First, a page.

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Zoe Ball was forced to apologise to BBC Radio 2 listeners as Gogglebox star Lee Riley swore no less than three times live-on air.

The presenter, 52, said sorry to audiences as the reality star, 52, caused chaos by blurting out a series of expletives on Wednesday.

Joined by his friend and co-star Jenny Newby, 65, the pair had been discussing Gogglebox’s 10th anniversary when it all went south.

They had been shown a clip from the Channel 4 show and asked to guess which episode it had been taken from.

After watching it, Lee said, ‘Oh yeah that was that green s**t,’ but soon realised his blunder, following up with: ‘Oh s**t, I said s**t, sorry.’

Whoops! Zoe Ball was forced to apologise to BBC Radio 2 listeners as Gogglebox star Lee Riley swore no less than three times live-on air

Whoops! Zoe Ball was forced to apologise to BBC Radio 2 listeners as Gogglebox star Lee Riley swore no less than three times live-on air

Zoe soon attempted to calm the situation down, telling listeners: ‘Sorry for the language,’ before joking that even Liam Gallagher had made it through her show without cursing.

She joked: ‘Lee it’s ok, we’ll just say sorry, sorry for the language, Jenny, stop laughing. If it’s going to be anyone, let it be Lee from Gogglebox.’

Zoe was left emotional on Friday as she said goodbye to fellow Radio 2 presenter Ken Bruce on his last day working at the station.

The media personality informed listeners of the Breakfast Show of her sadness to see the Scottish presenter make an early departure – after BBC bosses refused to let him work to the end of his scheduled contract.

Ken was due to leave his beloved mid-morning slot to join rival station Greatest Hits Radio later this month, but BBC bosses instead demanded he step down on Friday- 17 days early.

Paying tribute to her pal, Zoe dubbed him a ‘class act’ while recording him seeing out his final show, after mentioning him numerous times during her own.

As one caller asked how she was doing during the Breakfast Show, Zoe replied: ‘I’m very good, a bit emotional because it’s Ken’s last day today and we love him so much!’

Sharing that the departure had hit the whole Radio 2 team, Zoe continued: ‘Actually we’re making a fuss and he hates a fuss.’

Causing chaos: Joined by his friend and co-star Jenny Newby, 65, the pair had been discussing Gogglebox's 10th anniversary when it all went south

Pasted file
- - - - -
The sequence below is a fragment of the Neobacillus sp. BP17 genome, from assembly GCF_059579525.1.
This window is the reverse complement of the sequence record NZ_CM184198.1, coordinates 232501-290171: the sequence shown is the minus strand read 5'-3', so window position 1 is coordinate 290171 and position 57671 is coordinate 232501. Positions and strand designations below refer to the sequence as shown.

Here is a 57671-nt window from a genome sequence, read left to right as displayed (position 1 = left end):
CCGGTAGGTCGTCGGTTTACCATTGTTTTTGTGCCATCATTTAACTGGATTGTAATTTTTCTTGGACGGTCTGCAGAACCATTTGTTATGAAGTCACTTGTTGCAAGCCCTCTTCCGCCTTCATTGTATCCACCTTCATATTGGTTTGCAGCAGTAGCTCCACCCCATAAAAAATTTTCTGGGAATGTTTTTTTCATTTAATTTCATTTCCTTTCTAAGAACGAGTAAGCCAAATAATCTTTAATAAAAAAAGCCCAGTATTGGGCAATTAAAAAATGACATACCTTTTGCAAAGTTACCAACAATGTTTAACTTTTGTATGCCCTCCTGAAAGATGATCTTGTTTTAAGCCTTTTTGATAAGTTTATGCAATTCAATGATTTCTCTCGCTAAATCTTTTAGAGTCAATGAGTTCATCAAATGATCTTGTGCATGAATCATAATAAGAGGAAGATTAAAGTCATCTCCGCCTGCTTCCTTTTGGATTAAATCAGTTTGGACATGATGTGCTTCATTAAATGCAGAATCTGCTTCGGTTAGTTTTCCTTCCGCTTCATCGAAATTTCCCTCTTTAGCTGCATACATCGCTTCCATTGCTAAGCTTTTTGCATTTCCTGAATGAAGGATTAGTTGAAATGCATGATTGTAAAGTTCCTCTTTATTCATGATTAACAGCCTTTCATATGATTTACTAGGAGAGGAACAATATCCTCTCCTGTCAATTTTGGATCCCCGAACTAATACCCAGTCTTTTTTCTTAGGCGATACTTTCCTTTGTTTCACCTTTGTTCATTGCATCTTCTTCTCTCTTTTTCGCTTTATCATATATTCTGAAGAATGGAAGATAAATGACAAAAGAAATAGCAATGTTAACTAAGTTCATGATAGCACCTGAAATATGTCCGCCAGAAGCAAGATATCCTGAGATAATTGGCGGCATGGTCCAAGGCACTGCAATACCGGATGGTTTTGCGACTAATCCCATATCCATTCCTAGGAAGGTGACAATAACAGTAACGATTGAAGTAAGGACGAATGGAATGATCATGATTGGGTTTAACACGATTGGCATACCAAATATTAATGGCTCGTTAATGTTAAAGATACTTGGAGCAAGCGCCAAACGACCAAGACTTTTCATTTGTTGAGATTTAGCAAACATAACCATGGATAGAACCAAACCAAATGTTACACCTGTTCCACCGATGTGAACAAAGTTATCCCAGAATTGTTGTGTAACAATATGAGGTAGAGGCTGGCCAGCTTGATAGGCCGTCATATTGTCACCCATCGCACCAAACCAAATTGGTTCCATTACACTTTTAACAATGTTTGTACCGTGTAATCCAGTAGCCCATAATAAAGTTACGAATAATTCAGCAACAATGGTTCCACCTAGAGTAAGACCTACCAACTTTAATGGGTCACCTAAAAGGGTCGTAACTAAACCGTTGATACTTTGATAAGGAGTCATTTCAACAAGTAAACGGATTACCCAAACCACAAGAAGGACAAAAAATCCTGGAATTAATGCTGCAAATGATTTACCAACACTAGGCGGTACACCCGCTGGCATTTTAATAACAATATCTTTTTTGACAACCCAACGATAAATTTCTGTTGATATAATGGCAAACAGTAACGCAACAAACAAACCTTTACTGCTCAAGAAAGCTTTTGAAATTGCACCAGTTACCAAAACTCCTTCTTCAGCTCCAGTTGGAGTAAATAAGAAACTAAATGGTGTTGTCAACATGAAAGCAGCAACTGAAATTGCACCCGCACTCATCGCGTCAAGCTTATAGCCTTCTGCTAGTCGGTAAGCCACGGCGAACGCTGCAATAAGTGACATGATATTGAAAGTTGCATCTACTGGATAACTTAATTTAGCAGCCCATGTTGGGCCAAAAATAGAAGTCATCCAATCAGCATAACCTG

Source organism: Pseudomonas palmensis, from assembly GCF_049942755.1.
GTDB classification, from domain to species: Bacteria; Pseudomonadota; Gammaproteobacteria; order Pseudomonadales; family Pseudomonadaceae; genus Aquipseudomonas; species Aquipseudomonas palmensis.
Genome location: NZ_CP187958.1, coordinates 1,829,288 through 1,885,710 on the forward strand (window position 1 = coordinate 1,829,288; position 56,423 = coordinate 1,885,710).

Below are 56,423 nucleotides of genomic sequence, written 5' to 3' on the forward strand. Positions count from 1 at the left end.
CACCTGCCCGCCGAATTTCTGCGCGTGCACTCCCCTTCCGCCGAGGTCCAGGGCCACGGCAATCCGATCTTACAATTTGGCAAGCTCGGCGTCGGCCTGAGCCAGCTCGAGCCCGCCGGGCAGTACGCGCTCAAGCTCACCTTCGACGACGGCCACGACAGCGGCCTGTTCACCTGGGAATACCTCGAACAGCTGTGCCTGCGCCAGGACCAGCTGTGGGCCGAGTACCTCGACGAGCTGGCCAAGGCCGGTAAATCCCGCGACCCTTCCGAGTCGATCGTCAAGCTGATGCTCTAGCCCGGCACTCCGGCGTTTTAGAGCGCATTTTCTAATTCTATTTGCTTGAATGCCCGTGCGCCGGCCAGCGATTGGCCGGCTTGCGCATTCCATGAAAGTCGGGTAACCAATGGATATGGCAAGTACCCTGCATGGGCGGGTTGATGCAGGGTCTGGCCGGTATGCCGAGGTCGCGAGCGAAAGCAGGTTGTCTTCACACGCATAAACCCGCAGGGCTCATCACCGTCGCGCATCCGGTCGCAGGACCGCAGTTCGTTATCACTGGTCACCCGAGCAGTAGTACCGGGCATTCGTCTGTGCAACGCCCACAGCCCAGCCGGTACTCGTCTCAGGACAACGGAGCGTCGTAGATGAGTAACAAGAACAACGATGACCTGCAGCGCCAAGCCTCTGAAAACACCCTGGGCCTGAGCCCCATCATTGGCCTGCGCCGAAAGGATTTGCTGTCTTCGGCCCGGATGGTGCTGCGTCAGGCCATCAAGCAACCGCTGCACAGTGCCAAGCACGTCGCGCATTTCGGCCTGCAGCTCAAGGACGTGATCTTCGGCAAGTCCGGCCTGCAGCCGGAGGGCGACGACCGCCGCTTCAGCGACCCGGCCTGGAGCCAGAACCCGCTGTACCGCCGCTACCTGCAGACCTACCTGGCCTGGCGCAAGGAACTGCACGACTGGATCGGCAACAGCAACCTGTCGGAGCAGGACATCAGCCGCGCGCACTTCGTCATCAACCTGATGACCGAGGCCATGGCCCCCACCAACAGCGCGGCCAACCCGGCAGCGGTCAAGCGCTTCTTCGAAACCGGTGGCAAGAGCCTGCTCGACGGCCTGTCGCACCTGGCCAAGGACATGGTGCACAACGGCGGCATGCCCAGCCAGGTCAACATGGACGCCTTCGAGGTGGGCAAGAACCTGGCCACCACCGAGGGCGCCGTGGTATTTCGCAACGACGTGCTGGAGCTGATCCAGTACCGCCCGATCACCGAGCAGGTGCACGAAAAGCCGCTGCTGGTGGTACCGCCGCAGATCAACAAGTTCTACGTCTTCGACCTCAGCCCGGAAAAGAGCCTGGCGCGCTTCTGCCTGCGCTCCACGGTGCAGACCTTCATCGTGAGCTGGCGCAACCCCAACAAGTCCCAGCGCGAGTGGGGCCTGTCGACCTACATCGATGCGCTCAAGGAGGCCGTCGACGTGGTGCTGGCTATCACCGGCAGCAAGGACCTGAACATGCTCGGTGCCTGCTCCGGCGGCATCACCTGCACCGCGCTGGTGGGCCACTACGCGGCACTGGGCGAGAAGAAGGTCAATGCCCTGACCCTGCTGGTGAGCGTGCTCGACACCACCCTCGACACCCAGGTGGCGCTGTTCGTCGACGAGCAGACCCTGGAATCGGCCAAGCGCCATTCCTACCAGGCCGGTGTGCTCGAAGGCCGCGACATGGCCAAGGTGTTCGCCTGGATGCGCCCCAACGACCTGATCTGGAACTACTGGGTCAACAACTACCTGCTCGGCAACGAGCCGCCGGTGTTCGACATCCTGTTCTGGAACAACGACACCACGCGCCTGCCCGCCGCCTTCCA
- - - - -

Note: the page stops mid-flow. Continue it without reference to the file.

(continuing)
Causing chaos: Joined by his friend and co-star Jenny Newby, 65, the pair had been discussing Gogglebox’s 10th anniversary when it all went south

Ken’s final show followed on from Zoe’s, with the latter managing to tune in during her car ride home.

Filming her car’s smart-screen while Ken signed off during the show, she wrote: ‘Class act’ over the video, with a love heart emoji.

Many fans took to the comment section of Zoe’s post to share their own sadness that Ken is departing, as one wrote: ‘Absolutely loved his show, I have listened to him every day for 30 years through good times and bad times. I will be switching over now to Greatest Hits Radio on 3rd April 2023 @ 10am until 1pm no more Radio. 2 for me’

While another echoed: ‘Absolute legend. Radio 2 barely worth listening to anymore. (Apart from you obviously, Zoe)’.

It seems she wasn’t the only member of the studio who would be missing Ken, as his booth was filled with cards of well-wishes during the last show.

After four decades at the BBC, and three with his mid-morning slot on BBC 2, the Scottish presenter will be replaced by Vernon Kay.

Admitting that it was ‘a shame’ that he wasn’t allowed to finish his full contract with the station, Ken explained of the broadcaster’s decision to have him leave early during an appearance on Radio 4’s Today programme.

Ken said: ‘It’s entirely within the BBC’s right to ask me to step away a little early. But for the sake of 17 days, which was all that was remaining (on my contract), it seems a shame.

‘Over the last 46 years, I haven’t had very much time off, I’ve attempted to turn up whenever I’m required to turn up. So my natural feeling as a broadcaster is if I’ve got 17 days to do, I want to do them.’

Fellow Radio 2 presenter Jeremy Vine, who hosts the slot immediately after, paid tribute to the broadcaster on air.

He said: ‘Am I allowed to say, I’ve worked with some great people and you’re the best. I know you don’t like praise, you’re the most generous, intelligent talented colleague.

The veteran broadcaster still spoke highly of the BBC during his closing words in the final show, saying: ‘And to the BBC, I’ve been here a long time and apart from the occasional vagary, it’s still the finest broadcasting organisation in the world.

‘I thought about the song to finish and one that comes to and end, might be, The End.’

His final song choice was a medley of Golden Slumbers, Carry That Weight and The End that closes the Abbey Road album by The Beatles.

Speaking as he left the BBC’s Wogan House in London for the final time, Bruce said he will still look back fondly on his time at Radio 2 despite the premature exit.

Reflecting on if the early departure made leaving bittersweet, he said: ‘No, it’s alright, I’m happy now. It’s all behind me. It’s not a problem.’

Asked what tips he would give his successor Vernon Kay, Bruce added: ‘Vernon doesn’t need my advice. He’s a great guy and I wish him all the very best.’

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